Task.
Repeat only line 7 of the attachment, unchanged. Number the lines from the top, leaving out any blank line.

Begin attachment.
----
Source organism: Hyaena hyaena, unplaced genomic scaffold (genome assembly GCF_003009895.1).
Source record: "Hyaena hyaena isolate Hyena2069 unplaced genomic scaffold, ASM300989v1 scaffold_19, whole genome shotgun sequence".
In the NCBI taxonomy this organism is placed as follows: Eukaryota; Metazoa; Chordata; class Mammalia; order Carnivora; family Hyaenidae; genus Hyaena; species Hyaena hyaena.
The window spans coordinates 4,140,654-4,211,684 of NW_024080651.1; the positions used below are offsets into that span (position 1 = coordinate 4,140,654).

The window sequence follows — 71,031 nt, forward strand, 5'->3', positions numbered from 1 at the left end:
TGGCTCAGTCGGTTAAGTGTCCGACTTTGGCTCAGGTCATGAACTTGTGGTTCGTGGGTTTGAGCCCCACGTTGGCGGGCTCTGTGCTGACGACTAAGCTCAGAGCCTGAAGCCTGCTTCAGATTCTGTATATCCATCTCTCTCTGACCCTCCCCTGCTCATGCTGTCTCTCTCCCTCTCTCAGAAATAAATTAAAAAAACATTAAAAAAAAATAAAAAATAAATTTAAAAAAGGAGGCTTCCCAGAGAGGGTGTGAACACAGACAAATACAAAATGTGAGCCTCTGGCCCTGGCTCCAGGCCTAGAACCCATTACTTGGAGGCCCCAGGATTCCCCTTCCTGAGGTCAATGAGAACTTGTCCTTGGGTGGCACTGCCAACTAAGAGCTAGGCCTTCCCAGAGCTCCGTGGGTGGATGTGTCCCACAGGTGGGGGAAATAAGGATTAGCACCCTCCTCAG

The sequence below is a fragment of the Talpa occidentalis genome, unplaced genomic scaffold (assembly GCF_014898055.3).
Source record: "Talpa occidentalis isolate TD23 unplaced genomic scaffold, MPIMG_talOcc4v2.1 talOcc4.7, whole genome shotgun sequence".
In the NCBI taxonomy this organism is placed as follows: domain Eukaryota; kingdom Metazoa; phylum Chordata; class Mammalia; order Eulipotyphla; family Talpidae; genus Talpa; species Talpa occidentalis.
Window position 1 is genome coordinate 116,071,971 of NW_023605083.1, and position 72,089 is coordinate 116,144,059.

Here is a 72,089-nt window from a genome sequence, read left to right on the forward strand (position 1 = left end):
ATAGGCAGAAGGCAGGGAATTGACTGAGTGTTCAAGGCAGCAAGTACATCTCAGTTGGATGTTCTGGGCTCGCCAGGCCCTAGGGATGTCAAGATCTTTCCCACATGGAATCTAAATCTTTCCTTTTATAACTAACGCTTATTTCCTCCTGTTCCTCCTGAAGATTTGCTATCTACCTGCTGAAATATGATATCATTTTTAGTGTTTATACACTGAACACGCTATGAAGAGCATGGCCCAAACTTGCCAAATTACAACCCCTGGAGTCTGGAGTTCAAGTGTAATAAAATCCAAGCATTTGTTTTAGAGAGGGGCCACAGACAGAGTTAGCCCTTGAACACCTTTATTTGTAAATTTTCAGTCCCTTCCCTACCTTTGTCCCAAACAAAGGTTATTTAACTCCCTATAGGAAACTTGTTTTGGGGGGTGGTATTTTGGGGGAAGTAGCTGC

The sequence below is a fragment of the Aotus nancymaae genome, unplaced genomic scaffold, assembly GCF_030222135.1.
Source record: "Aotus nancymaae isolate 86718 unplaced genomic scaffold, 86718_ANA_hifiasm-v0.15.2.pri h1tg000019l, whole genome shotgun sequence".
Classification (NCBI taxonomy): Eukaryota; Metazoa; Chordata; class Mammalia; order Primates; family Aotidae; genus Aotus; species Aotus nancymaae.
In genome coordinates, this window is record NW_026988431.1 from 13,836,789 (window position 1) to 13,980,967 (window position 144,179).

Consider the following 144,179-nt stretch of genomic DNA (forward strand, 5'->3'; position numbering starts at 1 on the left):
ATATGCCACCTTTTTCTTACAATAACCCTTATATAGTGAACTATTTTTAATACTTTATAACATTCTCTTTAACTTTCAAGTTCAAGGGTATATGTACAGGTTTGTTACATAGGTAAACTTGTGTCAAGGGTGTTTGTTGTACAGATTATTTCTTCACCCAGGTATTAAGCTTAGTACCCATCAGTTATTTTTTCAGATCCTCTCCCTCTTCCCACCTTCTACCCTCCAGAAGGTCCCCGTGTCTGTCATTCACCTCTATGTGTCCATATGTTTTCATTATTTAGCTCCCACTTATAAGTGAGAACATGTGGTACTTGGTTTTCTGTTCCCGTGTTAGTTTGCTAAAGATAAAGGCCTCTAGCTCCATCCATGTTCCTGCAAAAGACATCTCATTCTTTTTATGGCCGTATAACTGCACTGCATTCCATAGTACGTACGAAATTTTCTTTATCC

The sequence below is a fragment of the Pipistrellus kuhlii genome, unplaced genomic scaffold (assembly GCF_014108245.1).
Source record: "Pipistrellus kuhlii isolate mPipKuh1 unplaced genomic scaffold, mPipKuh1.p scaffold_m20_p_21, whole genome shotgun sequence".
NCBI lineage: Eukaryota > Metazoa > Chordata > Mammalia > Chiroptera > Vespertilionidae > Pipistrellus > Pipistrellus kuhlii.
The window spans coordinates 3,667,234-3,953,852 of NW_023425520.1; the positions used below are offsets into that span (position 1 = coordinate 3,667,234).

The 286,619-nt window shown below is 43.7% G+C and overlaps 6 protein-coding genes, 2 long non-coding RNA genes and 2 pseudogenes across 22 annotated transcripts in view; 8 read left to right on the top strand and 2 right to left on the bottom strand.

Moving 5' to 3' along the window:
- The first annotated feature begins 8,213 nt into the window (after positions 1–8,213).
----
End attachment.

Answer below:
The sequence below is a fragment of the Talpa occidentalis genome, unplaced genomic scaffold (assembly GCF_014898055.3).